W3C home > Mailing lists > Public > w3c-wai-gl@w3.org > October to December 2001

Re: Guideline 3.4 comment (ralative vs. absolute units)

From: Kynn Bartlett <kynn-edapta@idyllmtn.com>
Date: Mon, 10 Dec 2001 12:43:10 -0800
Message-Id: <a05101002b83acbea61c4@[]>
To: w3c-wai-gl@w3.org
Cc: wai-wcag-editor@w3.org
WCAG working group -- whose job is it to respond to these?  I have a
response below, which I have written and sent to you, but not to the
original querent, since I'm not sure what our protocol is on responding.

At 11:09 PM +0000 12/10/01, Vadim Plessky wrote:
>I have a comment on guideline 3.4 of WCAG 1.0
>IMO this is really wrong.
>You can design web page which doesn't use text at all (pure
>formatting/presentation purpose), like:
><style type="text/css">
>   div { border: 10pt solid blue; background: silver;
>          width: 100pt; height: 80pt }

I'm not sure I understand the purpose of such a page, though; for what
is it intended?  Is this to put a silver box with a blue border on
the page?  If so -- is there any particular meaning associated with
it, or is it just a blue box of a particular size?

>Using 'em' for defining width/height iof DIV element here is really NONSENSE
>- as *there is no font used in that page at all*.

That's incorrect, as a default font is always defined in CSS, and
should be based upon the user's default settings.  Is there some reason
the size of the box should not be relative to the rest of the presentation?
The user may have chosen, for example, to increase the font size to some
large number.

>Besides, you can't use percentage here - as you never know what is the
>browser's screen width (especially if you you XHTML basic - as <script> is
>not supported in XHTML basic, you can't get screen.width and screen.height.

What kind of application do you envision in which the exact size is
necessary and cannot be provided in percentages or em units?

>If there was something wrong in using 'pt' or 'cm' in CSS definitions - than
>'pt' and 'cm' could be just excluded from CSS specifications. As they are
>present in CSS1/CSS2 - there is nothing wrong in using them.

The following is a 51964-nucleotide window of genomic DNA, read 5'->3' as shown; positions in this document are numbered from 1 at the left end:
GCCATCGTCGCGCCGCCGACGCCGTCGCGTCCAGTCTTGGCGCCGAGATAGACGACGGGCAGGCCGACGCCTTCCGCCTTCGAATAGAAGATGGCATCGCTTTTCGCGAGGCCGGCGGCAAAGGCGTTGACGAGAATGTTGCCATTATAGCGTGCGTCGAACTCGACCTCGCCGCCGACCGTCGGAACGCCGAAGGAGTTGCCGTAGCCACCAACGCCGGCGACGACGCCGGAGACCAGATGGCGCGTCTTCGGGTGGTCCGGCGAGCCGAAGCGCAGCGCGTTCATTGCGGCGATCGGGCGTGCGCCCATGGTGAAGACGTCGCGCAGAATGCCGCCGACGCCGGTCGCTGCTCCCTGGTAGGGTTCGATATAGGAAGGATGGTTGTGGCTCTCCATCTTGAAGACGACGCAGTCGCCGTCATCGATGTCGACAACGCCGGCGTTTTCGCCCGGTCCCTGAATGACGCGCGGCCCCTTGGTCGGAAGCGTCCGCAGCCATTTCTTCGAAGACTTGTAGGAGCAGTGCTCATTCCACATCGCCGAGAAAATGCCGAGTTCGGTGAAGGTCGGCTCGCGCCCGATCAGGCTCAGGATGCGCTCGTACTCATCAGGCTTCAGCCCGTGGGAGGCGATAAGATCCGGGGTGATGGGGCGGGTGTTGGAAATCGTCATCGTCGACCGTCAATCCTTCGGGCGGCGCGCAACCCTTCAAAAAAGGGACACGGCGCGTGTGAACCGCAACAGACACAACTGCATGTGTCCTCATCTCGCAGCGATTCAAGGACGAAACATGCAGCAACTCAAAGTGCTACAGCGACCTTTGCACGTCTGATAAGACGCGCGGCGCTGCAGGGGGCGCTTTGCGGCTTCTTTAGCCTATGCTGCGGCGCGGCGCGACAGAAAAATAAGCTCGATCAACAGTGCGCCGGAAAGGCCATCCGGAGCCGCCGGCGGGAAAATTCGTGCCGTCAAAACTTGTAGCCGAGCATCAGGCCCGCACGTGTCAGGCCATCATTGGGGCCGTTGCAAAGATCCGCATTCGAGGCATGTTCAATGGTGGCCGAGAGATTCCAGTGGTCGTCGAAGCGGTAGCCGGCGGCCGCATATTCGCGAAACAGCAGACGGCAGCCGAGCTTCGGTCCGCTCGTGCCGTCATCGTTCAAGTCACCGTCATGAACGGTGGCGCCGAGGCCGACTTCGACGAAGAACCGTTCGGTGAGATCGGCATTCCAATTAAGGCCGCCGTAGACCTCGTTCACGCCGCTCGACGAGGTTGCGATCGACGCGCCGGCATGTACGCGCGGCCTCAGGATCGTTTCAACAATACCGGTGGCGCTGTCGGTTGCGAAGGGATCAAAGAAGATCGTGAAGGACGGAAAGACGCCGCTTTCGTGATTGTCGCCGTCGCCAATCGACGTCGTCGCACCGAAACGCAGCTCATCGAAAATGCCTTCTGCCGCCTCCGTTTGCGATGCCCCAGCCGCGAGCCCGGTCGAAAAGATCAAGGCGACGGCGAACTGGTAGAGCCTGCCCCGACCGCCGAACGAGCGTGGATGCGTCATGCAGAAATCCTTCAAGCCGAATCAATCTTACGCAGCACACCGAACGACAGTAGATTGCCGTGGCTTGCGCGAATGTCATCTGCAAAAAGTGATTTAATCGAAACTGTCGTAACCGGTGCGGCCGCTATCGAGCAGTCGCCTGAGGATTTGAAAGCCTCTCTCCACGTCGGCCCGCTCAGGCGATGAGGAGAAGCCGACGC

This isn't necessarily true -- there are many things you can do within
the context of the specifications which may lead to accessibility
errors.  They are allowable via the spec (CSS, XHTML, whatever) but
they can produce inaccessibility for many users.

However, this may be a point in which the techniques should be
clarified -- "pt" or "cm" should be acceptable within certain media
types (for example, setting a left page margin to 2 cm in print
media).  This is implied in the techniques document for CSS at

>Besides, using 'pt' (instead of 'px') is the only way to get font size
>*right* - and current CSS specification *doesn't recommend* using 'smaller'
>or 'bigger' - as these properties are device-dependant, so using them you
>limit your page portability and possibility to view it on different kind of

The problem is that a desire to "get font size *right*" implies a desire
to override the user's preference for default font size. What makes you
think that "smaller" or "bigger" are device-dependent?  Font values of
"smaller" or "bigger" do not limit the portability of a page; they
encourage it, more than explicit, fixed font sizes set with "pt".

>Therefor, I suggest that Guideline 3.4 should be excluded from WCAG 1.0 (or
>latest WCAG 2.0). If it's already done in Errata, please let me know URL of
>that Errata - so far I was not able to find any correction for this GL.

Why do you think it should be excised?  Without such a guideline, users
with visual disabililties who need to change their default font sizes may
not be able to do so.


Kynn Bartlett <kynn@idyllmtn.com>                 http://kynn.com
Chief Technologist, Idyll Mountain            http://idyllmtn.com
Web Accessibility Expert-for-hire          http://kynn.com/resume
January Web Accessibility eCourse           http://kynn.com/+d201
Received on Monday, 10 December 2001 15:47:12 UTC

This archive was generated by hypermail 2.3.1 : Tuesday, 16 January 2018 15:33:39 UTC